News Coronavirus Myer employee among surge in confirmed virus infections
Updated:

Myer employee among surge in confirmed virus infections

victoria virus myer mcdonalds
A worker from a Myer in Melbourne's west is among Victoria's newly confirmed COVID-19 infections. Photo: Getty
Share
Twitter Facebook Reddit Pinterest Email

A worker at a suburban Myer is among 21 new cases of coronavirus reported in Victoria on Friday morning.

State Mental Health Minister Martin Foley said a staff member at Myer Highpoint, in Melbourne’s west, had tested positive for the virus.

The store was being cleaned and Victoria’s contact tracing unit was investigating.

The other confirmed infections on Friday included two linked to the cluster at the McDonald’s in Fawkner, in Melbourne’s north, and one linked to the Cedar Meats abattoir outbreak.

Six of the new cases are returned travellers in mandatory hotel quarantine.

One case has been reclassified, bringing the state’s total to 1543.

victoria cluster concerns
The outbreak at the Fawkner McDonald’s has grown to 91 confirmed COVID-19 infections.

Earlier, Victorian Treasurer Tim Pallas said the impact of the coronavirus had brought the state’s finances to at least a $773 million deficit.

The March quarter financial report released on Thursday was initially expected to pave the way for a surplus budget of $618 million.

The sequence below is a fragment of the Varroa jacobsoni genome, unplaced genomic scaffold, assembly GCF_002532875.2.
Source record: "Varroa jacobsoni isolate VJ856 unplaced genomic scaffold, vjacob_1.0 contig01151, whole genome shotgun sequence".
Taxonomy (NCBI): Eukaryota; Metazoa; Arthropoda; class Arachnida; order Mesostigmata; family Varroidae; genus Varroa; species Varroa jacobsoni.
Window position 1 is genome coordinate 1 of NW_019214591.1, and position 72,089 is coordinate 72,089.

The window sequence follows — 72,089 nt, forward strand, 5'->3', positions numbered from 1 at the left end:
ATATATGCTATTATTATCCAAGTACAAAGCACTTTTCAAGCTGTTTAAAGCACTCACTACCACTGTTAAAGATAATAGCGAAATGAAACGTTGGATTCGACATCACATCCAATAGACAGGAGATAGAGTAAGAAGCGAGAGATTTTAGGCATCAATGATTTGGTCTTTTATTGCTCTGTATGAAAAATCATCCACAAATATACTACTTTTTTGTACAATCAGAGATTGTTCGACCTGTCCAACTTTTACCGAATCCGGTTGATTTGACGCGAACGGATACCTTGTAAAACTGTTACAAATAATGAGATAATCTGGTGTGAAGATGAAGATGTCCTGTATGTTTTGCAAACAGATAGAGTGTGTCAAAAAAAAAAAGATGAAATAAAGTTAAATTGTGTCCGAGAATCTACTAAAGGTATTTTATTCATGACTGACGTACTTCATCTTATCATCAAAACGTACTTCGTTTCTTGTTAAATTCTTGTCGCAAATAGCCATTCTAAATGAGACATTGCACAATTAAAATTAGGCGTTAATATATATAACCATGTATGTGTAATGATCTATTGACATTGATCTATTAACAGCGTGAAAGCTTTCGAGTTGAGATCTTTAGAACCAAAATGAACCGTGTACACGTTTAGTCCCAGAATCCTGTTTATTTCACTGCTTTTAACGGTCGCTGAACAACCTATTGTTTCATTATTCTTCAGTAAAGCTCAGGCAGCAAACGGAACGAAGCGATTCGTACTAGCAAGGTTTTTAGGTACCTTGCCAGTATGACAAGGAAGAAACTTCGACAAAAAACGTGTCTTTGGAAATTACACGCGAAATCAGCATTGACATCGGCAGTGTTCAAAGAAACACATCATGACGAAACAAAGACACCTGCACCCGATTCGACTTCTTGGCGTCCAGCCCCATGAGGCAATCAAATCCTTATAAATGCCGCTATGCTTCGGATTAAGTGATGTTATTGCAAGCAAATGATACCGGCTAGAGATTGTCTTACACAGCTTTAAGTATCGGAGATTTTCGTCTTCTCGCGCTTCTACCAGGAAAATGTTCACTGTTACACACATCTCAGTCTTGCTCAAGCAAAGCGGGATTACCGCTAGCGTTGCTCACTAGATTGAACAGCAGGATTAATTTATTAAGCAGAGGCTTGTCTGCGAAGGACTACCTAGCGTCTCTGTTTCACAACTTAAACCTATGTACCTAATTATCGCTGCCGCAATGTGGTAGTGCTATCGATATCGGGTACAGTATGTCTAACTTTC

Instead, Mr Pallas said the effects of COVID-19 and the summer bushfires had taken a toll. The government has invested more than $5 billion to fight the pandemic.

The year to March recorded a deficit of $773 million, although the full effects of the coronavirus pandemic will not be known for months.

“We’re not chasing surpluses and we won’t deliver a surplus in this year’s budget, let me be very clear,” Mr Pallas said.

“But what we will do is put a surplus of effort into looking after the welfare of Victorians.”

The Treasurer said the state’s budget will be produced in October or November and warned the situation could worsen as the government will continue spending to ensure Victorians’ wellbeing.

Restrictions put in place to stop the spread of the deadly virus have been forecast to produce a 14 per cent gross state product decline in the June quarter.

Previous measures taken to aid bushfire-affected areas, such as halving the stamp duty for businesses that needed to relocate or expand, are also expected to hit Victoria’s finances in the next quarter.

-with AAP